This Indian American Scientist has Devised a Method for Better Diagnosis of Cancer
Cancer detection just took a leap in its development with an Indian student of University of Illinois using a technique called infrared spectroscopic imaging for microscopy to reduce the material cost, time and effort spent in cancer detection biopsies.
A new technique developed by an Indian American scientist, Rohit Bhargava, will help in quicker and better diagnosis of cancer.
Cancer detection took a leap forward when an Indian American scientist working at University of Illinois, used infrared spectroscopic imaging for microscopy to significantly reduce the material cost, time and effort spent in cancer detection biopsies.
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Rohit Bhargava, along with his team has come up with the method of stainless staining that will aid clinicians and researchers in better diagnosis of cancer.
Bhargava is a professor of Bioengineering at University of Illinois and member of the Beckman Institute for Advanced Science and Technology.
The method that was being used to detect cancer till date is a rudimentary one, wherein the prepared biopsy samples are stained and examined under a light microscope. Staining is a long and demanding process, which also damages the cells in some aspect. Also, it is not possible to stain the limited sample multiple times, hence forcing the doctors to be selective in their choice of testing.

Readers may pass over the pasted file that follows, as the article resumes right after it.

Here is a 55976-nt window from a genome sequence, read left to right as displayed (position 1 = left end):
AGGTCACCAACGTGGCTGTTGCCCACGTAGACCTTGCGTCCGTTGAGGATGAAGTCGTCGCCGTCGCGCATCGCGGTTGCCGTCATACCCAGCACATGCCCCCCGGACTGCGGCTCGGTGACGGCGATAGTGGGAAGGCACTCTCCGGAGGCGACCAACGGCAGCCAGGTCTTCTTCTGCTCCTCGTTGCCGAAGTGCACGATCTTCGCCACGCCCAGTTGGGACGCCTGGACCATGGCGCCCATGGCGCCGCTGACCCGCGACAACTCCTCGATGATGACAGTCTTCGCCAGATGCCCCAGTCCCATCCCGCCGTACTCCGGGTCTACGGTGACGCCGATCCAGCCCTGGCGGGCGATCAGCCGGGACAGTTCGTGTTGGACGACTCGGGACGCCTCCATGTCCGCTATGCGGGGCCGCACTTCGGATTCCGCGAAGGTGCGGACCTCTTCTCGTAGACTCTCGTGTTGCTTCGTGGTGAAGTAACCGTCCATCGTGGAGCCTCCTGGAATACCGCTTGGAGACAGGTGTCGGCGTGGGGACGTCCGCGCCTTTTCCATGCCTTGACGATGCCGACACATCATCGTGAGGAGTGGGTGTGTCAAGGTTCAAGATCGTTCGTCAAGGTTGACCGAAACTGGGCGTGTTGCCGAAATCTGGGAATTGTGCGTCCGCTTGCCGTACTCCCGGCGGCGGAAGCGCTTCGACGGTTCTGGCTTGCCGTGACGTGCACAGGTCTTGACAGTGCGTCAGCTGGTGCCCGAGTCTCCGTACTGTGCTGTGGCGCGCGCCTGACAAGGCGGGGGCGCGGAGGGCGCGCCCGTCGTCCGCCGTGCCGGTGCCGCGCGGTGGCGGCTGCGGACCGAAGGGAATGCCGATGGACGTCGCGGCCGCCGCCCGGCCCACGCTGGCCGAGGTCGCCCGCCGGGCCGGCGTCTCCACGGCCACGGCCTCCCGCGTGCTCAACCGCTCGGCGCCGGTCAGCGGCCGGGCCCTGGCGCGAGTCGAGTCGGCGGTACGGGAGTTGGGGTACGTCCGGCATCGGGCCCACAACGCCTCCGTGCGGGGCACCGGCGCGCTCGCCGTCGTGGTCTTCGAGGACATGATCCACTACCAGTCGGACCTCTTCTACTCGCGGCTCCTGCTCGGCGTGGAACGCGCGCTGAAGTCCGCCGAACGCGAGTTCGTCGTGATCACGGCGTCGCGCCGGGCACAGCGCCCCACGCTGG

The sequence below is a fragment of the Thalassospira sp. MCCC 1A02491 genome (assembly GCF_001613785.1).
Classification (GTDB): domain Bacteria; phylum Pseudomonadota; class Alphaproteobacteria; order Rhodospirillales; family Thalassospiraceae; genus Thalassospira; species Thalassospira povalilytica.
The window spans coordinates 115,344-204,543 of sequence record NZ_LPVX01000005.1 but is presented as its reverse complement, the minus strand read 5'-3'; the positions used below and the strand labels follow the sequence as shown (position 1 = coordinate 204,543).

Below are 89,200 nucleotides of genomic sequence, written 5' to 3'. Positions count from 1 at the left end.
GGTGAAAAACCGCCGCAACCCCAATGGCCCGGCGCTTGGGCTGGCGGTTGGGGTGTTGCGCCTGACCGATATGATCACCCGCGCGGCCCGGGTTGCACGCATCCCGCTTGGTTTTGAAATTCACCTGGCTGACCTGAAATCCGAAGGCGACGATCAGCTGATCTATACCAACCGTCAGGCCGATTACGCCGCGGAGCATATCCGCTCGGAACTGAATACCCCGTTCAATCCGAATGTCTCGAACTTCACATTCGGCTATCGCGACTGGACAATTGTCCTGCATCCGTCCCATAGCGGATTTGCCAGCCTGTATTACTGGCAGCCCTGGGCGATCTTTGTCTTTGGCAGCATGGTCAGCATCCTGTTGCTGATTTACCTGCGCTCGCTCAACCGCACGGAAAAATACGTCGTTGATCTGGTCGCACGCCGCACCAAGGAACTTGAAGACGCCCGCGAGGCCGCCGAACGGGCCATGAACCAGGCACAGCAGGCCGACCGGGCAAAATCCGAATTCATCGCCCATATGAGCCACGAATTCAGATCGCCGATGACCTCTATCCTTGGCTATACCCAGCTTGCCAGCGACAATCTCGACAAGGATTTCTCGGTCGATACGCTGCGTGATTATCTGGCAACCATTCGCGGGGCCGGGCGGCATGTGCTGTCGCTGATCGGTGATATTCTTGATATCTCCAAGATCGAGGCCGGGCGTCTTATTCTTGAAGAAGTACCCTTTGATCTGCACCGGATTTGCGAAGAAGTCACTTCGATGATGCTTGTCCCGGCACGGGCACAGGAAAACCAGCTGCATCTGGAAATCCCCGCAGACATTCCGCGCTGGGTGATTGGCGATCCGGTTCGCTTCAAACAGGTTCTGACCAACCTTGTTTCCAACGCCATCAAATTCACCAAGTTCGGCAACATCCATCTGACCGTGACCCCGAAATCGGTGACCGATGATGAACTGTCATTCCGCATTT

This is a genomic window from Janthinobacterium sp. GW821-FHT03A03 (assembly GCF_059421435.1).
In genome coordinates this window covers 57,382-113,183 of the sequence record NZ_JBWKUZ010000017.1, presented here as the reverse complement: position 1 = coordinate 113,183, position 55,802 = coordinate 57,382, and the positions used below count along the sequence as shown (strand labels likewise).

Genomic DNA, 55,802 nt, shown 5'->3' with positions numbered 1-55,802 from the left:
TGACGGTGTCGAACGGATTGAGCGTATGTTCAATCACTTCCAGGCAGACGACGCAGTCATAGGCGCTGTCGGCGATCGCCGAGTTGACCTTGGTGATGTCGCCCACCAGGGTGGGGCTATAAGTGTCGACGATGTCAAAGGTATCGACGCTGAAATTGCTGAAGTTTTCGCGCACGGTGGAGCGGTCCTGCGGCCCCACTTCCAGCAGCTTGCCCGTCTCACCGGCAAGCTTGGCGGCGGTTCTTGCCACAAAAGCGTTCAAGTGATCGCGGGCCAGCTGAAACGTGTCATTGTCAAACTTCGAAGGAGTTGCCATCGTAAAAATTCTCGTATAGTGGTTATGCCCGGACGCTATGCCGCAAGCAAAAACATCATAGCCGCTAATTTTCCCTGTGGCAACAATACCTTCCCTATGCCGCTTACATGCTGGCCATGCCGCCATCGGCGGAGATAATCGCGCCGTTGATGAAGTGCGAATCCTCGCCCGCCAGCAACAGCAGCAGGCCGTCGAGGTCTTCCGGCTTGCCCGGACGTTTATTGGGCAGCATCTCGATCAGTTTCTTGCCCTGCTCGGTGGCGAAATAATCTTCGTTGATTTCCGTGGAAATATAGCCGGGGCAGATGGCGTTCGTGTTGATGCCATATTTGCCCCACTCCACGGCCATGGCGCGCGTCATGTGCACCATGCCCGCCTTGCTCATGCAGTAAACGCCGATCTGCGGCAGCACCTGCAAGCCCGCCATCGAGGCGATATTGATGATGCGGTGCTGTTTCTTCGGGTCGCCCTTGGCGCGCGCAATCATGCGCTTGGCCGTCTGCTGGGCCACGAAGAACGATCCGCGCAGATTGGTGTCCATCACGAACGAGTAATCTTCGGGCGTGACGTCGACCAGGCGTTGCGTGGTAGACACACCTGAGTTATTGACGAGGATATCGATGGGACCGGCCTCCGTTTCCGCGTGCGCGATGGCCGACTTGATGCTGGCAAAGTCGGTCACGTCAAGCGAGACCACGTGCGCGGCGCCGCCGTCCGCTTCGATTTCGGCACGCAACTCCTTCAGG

But now, Bhargava and team have developed a new method which measures the chemical constitution of cells and tissues directly without using any staining .The computer then translates spectral information from the microscope into chemical stain patterns, without applying dyes to the cells which enables researchers to see the molecular contrast of the tissue. The usage of infrared and optical imaging are usually considered two distinct methods within pathology, however, the study by Bhargava is a testimony to the link between them. Bhargava’s official comment read that this would allow the user to choose the best method to address their needs.
According to the team leading the study (including Bhargava) the new cancer detection method promises to have immediate and long term effects in the research and clinical practices of pathology and multiplexed molecular sciences.
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